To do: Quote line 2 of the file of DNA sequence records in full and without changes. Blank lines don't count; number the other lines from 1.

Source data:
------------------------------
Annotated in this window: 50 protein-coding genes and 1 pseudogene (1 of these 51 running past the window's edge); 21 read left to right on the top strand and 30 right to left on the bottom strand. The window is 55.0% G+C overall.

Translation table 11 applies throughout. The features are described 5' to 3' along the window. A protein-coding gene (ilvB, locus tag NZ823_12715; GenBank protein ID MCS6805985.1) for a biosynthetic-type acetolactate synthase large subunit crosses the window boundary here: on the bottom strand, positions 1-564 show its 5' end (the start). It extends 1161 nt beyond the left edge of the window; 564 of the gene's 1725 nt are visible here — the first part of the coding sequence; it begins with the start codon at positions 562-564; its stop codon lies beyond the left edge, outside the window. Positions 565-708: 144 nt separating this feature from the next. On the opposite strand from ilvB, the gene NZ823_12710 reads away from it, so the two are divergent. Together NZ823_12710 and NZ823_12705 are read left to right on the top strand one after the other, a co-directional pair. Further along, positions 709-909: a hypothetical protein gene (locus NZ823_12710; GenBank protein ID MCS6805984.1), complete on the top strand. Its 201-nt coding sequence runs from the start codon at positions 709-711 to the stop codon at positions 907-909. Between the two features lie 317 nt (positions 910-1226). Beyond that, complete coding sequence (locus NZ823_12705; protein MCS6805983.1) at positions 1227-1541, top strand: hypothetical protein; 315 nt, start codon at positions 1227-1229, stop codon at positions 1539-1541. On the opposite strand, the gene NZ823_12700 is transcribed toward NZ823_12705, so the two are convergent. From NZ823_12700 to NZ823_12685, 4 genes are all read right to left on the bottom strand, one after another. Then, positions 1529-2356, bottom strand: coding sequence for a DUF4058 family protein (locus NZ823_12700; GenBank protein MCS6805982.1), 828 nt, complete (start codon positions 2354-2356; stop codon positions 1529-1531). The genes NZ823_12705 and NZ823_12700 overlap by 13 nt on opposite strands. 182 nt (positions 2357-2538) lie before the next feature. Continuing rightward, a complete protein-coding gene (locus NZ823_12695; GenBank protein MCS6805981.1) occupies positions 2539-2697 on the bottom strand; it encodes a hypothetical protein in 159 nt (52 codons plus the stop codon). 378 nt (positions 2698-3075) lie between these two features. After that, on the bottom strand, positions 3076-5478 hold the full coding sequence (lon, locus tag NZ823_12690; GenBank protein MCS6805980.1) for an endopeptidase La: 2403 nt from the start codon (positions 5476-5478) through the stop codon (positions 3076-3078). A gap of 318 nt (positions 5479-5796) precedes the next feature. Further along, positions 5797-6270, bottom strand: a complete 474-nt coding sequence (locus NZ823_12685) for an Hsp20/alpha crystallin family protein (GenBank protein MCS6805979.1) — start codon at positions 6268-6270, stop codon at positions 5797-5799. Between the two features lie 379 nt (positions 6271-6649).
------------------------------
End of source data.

Translation table 11 applies throughout. The features are described 5' to 3' along the window. A protein-coding gene (ilvB, locus tag NZ823_12715; GenBank protein ID MCS6805985.1) for a biosynthetic-type acetolactate synthase large subunit crosses the window boundary here: on the bottom strand, positions 1-564 show its 5' end (the start). It extends 1161 nt beyond the left edge of the window; 564 of the gene's 1725 nt are visible here — the first part of the coding sequence; it begins with the start codon at positions 562-564; its stop codon lies beyond the left edge, outside the window. Positions 565-708: 144 nt separating this feature from the next. On the opposite strand from ilvB, the gene NZ823_12710 reads away from it, so the two are divergent. Together NZ823_12710 and NZ823_12705 are read left to right on the top strand one after the other, a co-directional pair. Further along, positions 709-909: a hypothetical protein gene (locus NZ823_12710; GenBank protein ID MCS6805984.1), complete on the top strand. Its 201-nt coding sequence runs from the start codon at positions 709-711 to the stop codon at positions 907-909. Between the two features lie 317 nt (positions 910-1226). Beyond that, complete coding sequence (locus NZ823_12705; protein MCS6805983.1) at positions 1227-1541, top strand: hypothetical protein; 315 nt, start codon at positions 1227-1229, stop codon at positions 1539-1541. On the opposite strand, the gene NZ823_12700 is transcribed toward NZ823_12705, so the two are convergent. From NZ823_12700 to NZ823_12685, 4 genes are all read right to left on the bottom strand, one after another. Then, positions 1529-2356, bottom strand: coding sequence for a DUF4058 family protein (locus NZ823_12700; GenBank protein MCS6805982.1), 828 nt, complete (start codon positions 2354-2356; stop codon positions 1529-1531). The genes NZ823_12705 and NZ823_12700 overlap by 13 nt on opposite strands. 182 nt (positions 2357-2538) lie before the next feature. Continuing rightward, a complete protein-coding gene (locus NZ823_12695; GenBank protein MCS6805981.1) occupies positions 2539-2697 on the bottom strand; it encodes a hypothetical protein in 159 nt (52 codons plus the stop codon). 378 nt (positions 2698-3075) lie between these two features. After that, on the bottom strand, positions 3076-5478 hold the full coding sequence (lon, locus tag NZ823_12690; GenBank protein MCS6805980.1) for an endopeptidase La: 2403 nt from the start codon (positions 5476-5478) through the stop codon (positions 3076-3078). A gap of 318 nt (positions 5479-5796) precedes the next feature. Further along, positions 5797-6270, bottom strand: a complete 474-nt coding sequence (locus NZ823_12685) for an Hsp20/alpha crystallin family protein (GenBank protein MCS6805979.1) — start codon at positions 6268-6270, stop codon at positions 5797-5799. Between the two features lie 379 nt (positions 6271-6649).